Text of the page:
|Group A||Group B|
Australian birth certificate
Australian Defence Force Identity Card (w photo)
Australian drivers licence
Current AU Tertiary Education Institution Photo ID
Govt employee ID (AU Federal / State Territory)
Proof of Age Card (Government issued)
RMS (formely RTA) photo card
Working with Children/Teachers Registration Card
Australian marriage certificate
Australian Mortgage Document (current address)
Bank or credit card statement with current address
Credit or debit card issued by a FI in Australia
Department of Veterans Affairs card issued by DVA
Property lease agreement
Property rates notice
Taxation Assessment Notice
Utility bills (e.g. phone, electricity or gas)
Why do I need to give you my personal details and document numbers?
We need these details from you to verify your identity and give you the correct credit report information.
Rest assured we take the security of your private details very seriously and have stringent security policies and technologies. We also store all of our data in Australia for added security.
How do I check if I have bad credit?
You can check your credit report and credit score through us and keep monitoring it. We use Experian as serice provider. An Experian Credit Score represents its view of how a credit provider may see the information on your Experian Credit Report. Your Experian Credit Score is a number between 0 and 1,000. The higher your score, the healthier your report is.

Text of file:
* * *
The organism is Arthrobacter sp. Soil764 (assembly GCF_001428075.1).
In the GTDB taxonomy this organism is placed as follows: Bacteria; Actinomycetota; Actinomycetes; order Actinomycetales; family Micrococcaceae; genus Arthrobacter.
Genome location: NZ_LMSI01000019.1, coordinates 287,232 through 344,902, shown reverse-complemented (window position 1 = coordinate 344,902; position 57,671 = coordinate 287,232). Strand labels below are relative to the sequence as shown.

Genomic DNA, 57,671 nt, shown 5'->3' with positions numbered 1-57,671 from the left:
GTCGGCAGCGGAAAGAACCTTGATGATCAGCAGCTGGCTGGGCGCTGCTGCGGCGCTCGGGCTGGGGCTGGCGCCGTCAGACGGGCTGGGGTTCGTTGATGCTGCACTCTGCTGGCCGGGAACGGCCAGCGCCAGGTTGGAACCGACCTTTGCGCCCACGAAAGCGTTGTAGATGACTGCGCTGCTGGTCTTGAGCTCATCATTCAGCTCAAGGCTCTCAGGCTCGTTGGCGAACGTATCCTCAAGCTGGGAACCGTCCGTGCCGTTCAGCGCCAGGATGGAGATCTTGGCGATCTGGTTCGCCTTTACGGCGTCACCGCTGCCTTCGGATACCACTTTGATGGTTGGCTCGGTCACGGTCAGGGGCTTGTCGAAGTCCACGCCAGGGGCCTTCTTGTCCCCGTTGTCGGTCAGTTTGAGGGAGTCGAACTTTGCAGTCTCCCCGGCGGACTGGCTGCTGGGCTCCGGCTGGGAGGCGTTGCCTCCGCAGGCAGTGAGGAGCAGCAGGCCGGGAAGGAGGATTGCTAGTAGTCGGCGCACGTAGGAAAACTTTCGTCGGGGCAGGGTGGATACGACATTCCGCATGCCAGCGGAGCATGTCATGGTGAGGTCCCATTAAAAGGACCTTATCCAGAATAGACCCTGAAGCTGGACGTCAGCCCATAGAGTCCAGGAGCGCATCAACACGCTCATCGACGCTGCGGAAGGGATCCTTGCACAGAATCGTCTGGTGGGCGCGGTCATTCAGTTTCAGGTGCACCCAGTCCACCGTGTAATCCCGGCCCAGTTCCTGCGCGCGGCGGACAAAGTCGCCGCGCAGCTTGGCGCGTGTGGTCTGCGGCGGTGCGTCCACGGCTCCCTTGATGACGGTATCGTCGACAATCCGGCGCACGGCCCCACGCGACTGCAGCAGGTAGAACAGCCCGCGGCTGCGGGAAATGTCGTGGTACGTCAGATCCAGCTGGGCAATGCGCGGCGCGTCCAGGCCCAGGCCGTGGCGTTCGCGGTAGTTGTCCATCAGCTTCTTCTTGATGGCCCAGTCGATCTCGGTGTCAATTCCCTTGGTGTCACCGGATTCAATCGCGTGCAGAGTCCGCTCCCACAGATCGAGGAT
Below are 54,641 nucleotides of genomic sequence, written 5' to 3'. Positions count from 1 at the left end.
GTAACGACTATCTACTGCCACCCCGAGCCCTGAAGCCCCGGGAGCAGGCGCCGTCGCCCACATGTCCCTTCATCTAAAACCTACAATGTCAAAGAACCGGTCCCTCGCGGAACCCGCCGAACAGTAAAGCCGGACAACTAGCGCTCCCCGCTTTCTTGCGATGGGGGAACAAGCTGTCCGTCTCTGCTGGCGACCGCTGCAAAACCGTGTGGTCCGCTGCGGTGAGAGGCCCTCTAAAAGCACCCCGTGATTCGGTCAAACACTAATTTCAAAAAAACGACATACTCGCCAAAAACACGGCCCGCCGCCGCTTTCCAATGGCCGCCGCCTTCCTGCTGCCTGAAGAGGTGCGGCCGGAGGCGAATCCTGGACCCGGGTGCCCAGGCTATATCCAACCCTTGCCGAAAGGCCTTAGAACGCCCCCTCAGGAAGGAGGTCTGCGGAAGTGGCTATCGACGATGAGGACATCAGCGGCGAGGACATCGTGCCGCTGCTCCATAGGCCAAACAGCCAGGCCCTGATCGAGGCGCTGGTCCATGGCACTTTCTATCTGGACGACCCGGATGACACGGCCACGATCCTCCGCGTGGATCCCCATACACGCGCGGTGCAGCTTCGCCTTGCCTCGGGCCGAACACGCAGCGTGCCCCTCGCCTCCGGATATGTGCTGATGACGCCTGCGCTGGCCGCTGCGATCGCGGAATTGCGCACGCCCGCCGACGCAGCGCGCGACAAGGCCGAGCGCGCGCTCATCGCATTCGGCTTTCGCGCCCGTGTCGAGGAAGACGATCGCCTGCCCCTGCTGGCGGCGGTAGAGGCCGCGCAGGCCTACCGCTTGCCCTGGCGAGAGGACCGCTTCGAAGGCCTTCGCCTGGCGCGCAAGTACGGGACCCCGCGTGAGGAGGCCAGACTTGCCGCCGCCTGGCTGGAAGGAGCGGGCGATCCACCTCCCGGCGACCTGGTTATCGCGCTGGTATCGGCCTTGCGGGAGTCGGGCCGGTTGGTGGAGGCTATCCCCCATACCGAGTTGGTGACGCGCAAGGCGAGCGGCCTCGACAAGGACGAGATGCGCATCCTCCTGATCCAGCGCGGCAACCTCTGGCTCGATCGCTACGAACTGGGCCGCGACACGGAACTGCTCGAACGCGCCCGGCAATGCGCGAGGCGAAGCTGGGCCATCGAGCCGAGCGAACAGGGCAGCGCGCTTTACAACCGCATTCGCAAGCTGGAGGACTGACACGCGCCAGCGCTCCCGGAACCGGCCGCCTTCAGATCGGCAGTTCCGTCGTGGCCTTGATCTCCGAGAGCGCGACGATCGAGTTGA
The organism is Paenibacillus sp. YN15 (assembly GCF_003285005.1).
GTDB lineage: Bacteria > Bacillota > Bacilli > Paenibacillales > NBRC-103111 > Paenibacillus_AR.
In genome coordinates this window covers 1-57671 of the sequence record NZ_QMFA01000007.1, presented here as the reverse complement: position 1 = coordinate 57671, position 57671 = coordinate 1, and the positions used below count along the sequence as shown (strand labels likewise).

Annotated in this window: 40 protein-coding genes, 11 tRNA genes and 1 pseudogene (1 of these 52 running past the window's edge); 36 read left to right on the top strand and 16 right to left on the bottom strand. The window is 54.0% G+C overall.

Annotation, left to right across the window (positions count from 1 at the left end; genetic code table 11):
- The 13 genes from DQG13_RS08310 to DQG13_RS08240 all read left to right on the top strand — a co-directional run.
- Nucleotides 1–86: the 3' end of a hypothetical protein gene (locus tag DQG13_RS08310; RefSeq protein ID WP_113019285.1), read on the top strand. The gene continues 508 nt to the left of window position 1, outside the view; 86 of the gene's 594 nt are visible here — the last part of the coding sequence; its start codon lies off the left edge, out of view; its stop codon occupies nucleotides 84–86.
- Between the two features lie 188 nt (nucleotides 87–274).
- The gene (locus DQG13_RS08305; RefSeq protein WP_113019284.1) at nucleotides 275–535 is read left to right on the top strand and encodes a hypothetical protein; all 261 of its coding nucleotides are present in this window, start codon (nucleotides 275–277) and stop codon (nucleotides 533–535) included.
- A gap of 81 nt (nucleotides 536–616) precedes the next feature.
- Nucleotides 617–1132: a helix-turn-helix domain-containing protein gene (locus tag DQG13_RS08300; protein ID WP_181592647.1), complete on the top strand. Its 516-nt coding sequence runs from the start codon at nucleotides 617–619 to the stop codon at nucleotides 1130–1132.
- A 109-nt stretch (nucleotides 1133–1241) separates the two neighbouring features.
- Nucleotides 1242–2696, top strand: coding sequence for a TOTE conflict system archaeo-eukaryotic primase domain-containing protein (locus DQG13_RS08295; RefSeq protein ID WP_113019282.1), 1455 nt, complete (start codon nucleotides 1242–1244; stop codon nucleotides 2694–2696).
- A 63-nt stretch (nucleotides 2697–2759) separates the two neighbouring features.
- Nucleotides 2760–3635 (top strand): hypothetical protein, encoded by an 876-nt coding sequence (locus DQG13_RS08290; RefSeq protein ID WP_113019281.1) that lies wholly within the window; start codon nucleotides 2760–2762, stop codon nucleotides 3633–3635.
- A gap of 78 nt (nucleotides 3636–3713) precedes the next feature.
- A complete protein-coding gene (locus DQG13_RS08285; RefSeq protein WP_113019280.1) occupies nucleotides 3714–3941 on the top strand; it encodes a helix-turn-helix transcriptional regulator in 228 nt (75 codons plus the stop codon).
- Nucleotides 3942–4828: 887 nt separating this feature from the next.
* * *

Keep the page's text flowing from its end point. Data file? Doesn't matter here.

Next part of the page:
Your Experian Credit Score can be useful guide. It gives you an idea of how credit providers may view your Experian Credit Report and the information contained in it when assessing your application for credit. Remember, your Experian Credit Report is only a portion of what is considered in assessing your credit application.
Your credit score isn’t set in stone. Therefore, it can goes up or down. It is important to monitor it and know how it is calculated.
|Excellent||800-1,000||Indicates an excellent credit score and is well above the average|
|Very good||700-799||Indicates a very good credit score and is above the average|
|Good||625-699||Indicates a good credit score and is in the average|
|Fair||550-624||Indicates a fair credit score|
|Below average||0-549||Indicates a below average credit score and is likely to be considered a poor credit score by credit providers|
How is Credit Score calculated?